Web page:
A year ago, I argued that tax reform would boost the economy, employment, wages, research and development, capital spending, and corporate earnings.

Prominent critics like economist Larry Summers disagreed.

Summers insisted that – thanks to low productivity and population growth – the U.S. was mired in “secular stagnation” and that tax cuts would do nothing to change the anemic growth of the last decade.

Well, it’s been a year so let’s check in…

The U.S. economy is now growing at better than 3%. (And recall that 3% growth is not 1% better than 2% growth; it’s 50% better.)

In the first three quarters of 2018, capital investments by companies in the S&P 500 jumped nearly 19% to $475 billion, according to Howard Silverblatt of S&P Dow Jones Indices.

These companies also increased research and development (R&D) spending by 34% to $175 billion.

(And these are just the numbers for the nation’s biggest corporations. They don’t include the spending of thousands of other public and private companies.)

U.S. firms have also taken advantage of lower tax rates by bringing back capital that was formerly held overseas and investing it here in the U.S.

Apple (Nasdaq: AAPL), for example, spent $14.2 billion in R&D in 2018, according to regulatory filings. That’s up 23% from 2017.

It spent $16.7 billion in capital expenditures. It recently announced it would invest $1 billion to build a second corporate campus in Austin.

And it committed to spending $350 billion in the U.S. over the next five years.

True, some companies also used the tax reform windfall to buy back shares.

Some of the largest were Bank of America (NYSE: BAC) for $15.8 billion, Oracle (NYSE: ORCL) for $18 billion, Cisco (Nasdaq: CSCO) for $19 billion, Qualcomm (Nasdaq: QCOM) for $34 billion… and Apple for a hefty $64 billion.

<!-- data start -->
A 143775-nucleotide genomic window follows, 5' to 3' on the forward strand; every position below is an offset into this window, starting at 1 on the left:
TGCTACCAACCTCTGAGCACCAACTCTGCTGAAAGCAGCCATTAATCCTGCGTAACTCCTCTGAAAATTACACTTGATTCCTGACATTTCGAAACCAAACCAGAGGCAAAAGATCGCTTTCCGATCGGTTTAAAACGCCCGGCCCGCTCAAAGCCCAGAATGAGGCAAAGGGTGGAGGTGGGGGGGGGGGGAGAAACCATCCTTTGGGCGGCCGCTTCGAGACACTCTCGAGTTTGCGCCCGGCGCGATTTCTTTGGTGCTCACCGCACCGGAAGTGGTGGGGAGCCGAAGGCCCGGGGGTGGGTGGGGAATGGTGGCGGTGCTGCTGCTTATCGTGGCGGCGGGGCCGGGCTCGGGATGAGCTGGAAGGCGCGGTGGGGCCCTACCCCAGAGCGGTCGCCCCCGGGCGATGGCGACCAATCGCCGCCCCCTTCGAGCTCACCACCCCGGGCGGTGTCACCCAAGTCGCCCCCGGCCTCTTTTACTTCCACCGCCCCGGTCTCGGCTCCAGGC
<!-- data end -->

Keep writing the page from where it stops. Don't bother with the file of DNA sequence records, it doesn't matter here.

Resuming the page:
Stock buybacks totaled $579 billion in the first three quarters of 2018.

With the market’s less-than-stellar fourth quarter performance, you might imagine these companies wish they had waited.

But from a longer-term perspective, they are almost certainly doing the right thing for shareholders.

According to Birinyi Associates, since the first quarter of 2008, U.S. companies have repurchased $5.7 trillion of their stock.

No doubt many of those who bought in early 2008 felt a bit sheepish a year later. But from a 10-year perspective, it looks like an act of genius.

Why? Because when companies shrink the number of outstanding shares it boosts the one metric the market cares most about: growth in earnings per share.

Some complain that top executives like share buybacks because the rise in earnings lifts stock prices and thus executive compensation.

But let’s recall why this is so.

In the ’80s and ’90s, critics argued that corporate chieftains were highly compensated even when their companies’ shares underperformed.

The market listened. Now executive pay is generally tied to share price performance. As the value of a company’s stock rises, so does compensation in the C-suite.

Yet the same folks now claim this is unfair.

They didn’t like when executive compensation wasn’t tied to share price performance. Now they don’t like it when it is.

Some people are just hard to please, I guess.

Income investors often prefer dividends to share buybacks.

Yet those folks should be pleased too.

Based on payouts through November, dividends set a new annual record at $420 billion, beating 2017’s record $419.7 billion.

Companies also used the tax cut to hire employees and raise wages.

Unemployment is now at a nearly 50-year low. (Black unemployment is at an all-time low.)

And, according to the Bureau of Labor Statistics, average income for U.S. private-sector employees was up 2.8% in 2018.

The news is even better for less skilled workers.

The American Enterprise Institute recently noted that weekly earnings for workers who didn’t complete high school shot up 6.5% over the past year.

So let’s sum up what has happened since the passage of the Tax Cuts and Jobs Act of 2017…

We have the best economy in decades, near-record-low unemployment, rising wages, booming capital spending, record corporate earnings and U.S. household net worth at an all-time high.

In other countries of the world – that haven’t experienced tax reform – growth is slowing, stalled or negative.

Our more competitive corporate tax rate bodes well for 2019 too.

Lower taxes give companies more money to hire, to spend, to invest and to grow.

That’s good for the economy, good for workers and good for equity investors like us.

Good investing,

Alex